The Immutable Laws of Writing, #3: Writer’s block means you don’t know what to write about next.
Author, blogger, and former literary agent Nathan Bransford says it more bluntly: “Writer’s block does not exist.”*
Mr. Bransford and I both agree that there is a feeling that some call “writer’s block.” We also both agree that it’s not a condition that befalls you, like a virus. His conclusion: you feel it because writing ceased being fun. I think that’s a valid thought. My conclusion goes a step beyond that: just because the words sometimes flow freely and with great joy, does not mean that’s what being a writer is all about. If you’re blocked, you’re waiting for something to happen, and that’s a fool’s mission.
Immutable Law #1 says the words aren’t going to write themselves. You have to write them. Which means that you, yourself, personally, have to place those black smudges we call letters on that white space we call a page.
Sometimes, your fingers hover over the keys and nothing happens. How easy it is, when that happens, to get up and say, “I’m blocked.” How easy it is to blame the universe and the muses.
The truth of the matter is, you’re blocked because you don’t know where you are going.
And this is bad. Because Immutable Law #2 says that objects in motion tend to stay in motion, and objects at rest tend to stay at rest…which means you can’t have writer’s block, or any kind of block, stopping your work cold in its tracks.
To have this conversation, I have to say a few words about the “pantser” vs. “outliner” debate. In truth, it’s not an either/or, but more of a continuum. At one end, seat-of-the-pants writers like to let their writing flow organically, every day a mystery. At the other end, the extreme outliners have all their scenes identified before they write a one. All along the continuum between those extremes are people who have some idea of where they are going, if not a complete picture. Which means that at any moment, “some” can become “none.”
The less you know about what you plan to write, the more chance there is you’ll feel stuck. Said another way, the surest way to get the feeling of writer’s block is to not know what you’re writing about now.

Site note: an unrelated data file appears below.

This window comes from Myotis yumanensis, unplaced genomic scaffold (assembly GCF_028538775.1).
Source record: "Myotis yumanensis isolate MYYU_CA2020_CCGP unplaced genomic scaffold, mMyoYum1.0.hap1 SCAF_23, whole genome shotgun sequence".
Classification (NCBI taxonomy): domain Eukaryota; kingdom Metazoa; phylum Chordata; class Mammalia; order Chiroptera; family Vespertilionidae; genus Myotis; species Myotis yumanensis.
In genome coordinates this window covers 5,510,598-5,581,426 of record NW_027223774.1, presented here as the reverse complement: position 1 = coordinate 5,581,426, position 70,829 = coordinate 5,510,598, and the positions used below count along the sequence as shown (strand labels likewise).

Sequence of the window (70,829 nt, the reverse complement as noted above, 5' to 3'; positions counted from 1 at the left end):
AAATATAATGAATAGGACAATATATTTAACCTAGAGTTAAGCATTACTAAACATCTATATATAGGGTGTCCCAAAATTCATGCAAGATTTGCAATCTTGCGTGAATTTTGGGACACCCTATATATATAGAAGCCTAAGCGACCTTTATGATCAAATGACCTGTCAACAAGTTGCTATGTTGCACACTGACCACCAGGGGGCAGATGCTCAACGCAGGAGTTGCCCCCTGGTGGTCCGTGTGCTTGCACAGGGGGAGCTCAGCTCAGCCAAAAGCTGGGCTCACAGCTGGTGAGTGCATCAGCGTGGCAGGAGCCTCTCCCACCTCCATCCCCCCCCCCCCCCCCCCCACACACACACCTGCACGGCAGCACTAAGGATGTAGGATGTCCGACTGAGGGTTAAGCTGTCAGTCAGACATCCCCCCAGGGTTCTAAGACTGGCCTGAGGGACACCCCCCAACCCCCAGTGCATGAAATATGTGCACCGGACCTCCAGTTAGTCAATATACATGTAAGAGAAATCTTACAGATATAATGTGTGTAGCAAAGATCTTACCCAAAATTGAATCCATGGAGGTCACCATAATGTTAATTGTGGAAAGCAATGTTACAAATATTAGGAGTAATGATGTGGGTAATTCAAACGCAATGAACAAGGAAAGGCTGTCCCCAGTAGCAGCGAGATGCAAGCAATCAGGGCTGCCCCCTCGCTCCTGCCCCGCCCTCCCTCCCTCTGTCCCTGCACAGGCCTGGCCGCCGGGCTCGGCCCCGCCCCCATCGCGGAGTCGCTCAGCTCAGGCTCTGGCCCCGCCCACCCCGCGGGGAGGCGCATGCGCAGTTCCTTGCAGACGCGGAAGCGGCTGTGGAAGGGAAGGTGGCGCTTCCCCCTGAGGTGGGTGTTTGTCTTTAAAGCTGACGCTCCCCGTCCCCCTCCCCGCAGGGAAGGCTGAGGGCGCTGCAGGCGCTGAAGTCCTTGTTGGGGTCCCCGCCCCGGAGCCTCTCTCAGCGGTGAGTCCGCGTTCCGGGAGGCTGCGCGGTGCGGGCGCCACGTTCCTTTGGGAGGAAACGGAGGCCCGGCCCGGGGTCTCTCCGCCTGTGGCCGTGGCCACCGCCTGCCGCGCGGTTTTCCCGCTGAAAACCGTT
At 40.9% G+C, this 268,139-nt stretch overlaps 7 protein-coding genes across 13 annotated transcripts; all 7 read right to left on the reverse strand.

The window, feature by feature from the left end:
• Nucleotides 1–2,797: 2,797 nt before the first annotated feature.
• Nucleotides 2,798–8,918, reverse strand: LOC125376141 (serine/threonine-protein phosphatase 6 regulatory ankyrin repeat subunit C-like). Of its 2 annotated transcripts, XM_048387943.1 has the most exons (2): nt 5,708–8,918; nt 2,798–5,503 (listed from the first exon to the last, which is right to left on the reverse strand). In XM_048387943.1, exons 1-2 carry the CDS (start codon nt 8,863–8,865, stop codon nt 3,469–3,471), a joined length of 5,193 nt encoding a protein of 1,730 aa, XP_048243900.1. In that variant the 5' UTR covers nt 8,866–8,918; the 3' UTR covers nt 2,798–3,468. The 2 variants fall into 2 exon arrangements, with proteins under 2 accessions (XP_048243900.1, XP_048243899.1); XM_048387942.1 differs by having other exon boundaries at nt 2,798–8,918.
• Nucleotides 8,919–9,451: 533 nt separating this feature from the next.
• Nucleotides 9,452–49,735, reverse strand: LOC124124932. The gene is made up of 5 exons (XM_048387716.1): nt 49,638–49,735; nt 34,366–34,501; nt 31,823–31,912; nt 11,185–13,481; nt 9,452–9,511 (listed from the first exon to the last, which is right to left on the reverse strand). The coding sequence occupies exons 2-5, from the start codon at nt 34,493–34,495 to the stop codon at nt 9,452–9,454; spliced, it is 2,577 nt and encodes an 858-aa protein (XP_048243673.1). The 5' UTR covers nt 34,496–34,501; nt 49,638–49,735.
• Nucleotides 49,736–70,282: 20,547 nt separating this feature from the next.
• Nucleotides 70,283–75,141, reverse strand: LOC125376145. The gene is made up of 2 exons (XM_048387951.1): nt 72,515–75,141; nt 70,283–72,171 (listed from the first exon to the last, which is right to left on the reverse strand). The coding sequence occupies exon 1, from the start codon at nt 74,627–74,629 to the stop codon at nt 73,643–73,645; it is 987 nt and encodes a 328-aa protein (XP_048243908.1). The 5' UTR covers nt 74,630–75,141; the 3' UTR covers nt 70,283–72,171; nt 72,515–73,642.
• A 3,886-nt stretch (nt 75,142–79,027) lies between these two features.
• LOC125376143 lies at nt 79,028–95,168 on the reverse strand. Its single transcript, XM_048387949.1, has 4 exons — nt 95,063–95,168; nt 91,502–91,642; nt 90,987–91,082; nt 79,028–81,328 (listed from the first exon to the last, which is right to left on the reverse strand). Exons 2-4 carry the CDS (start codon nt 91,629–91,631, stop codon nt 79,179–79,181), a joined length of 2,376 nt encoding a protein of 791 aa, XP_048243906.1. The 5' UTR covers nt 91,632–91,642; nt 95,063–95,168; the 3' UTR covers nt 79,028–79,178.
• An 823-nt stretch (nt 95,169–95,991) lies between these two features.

So, what to do about this? Is becoming an extreme outliner the only route to conquering the block? Thankfully, no. Here are three practical tips.
First, decide what scene you’re writing now. If you know that, you can write it. If you still can’t start, answer the basic questions that any scene requires: who’s in it, what has to happen, how does it end. Then, start writing.
If you simply don’t know what scene to write, then it’s time for the dangerous question: have you outlined your work? If not, this is the problem right here. But fear not: it’s easier than you think. An outline doesn’t need to be the Magna Carta. An outline can be as simple as knowing the general path your story is going to take. If you’re writing a novel, consider this basic and very common structure:
- The Setup (establishing the stakes)
- Plot Point 1 (the story is propelled forward)
- Midpoint (something important happens)
- Plot Point 2 (a twist that sends the story toward its conclusion)
- Resolution (how it all works out)
Or, consider the basic frame for almost all stories:
- Wants something badly
- But there are obstacles
- Which are overcome, or not
- And someone is changed, or not
The level of detail you need beyond this is up to you, but it needs to be enough so that you know what to write next. Once you have sketched down to the level of detail that gives you enough to go on, you’ll be ready to write.
I’ve been using the language of fiction here, but this works for non-fiction, too. What’s the arc of the narrative? What things are you going to talk about, and in what order?
Second, write anything, even if it’s not what comes next. What rule is there that you have to write in order?
There is no such rule. Besides, there’s a good chance the order of things will change. So, apply jumper cables to your work: pick any scene you want to write, and write that one.
Third, lower your standards. Just get the words down. They don’t have to be good; and, in fact, you shouldn’t expect them to be. You already know, if you have ever written at all, that you’re going to be rewriting. Or, as Nathan Bransford puts it, remember that “your first draft probably sucks.”*
Why do so many writers seem to think they should be able to spin gold on the first try? Accept that the writing is not going to be publishable as it first emerges. Accept that you will have to rewrite it, possibly toss it. That’s the process; you may as well get used to it.
For now, just get the words down. Give yourself permission to write badly. “I’m going to write badly today!” It’s liberating, really. And that’s the end of this thing called writer’s block. For good.
* Bransford, N. (2013). How to write a novel [Kindle edition], pages 168 and 188.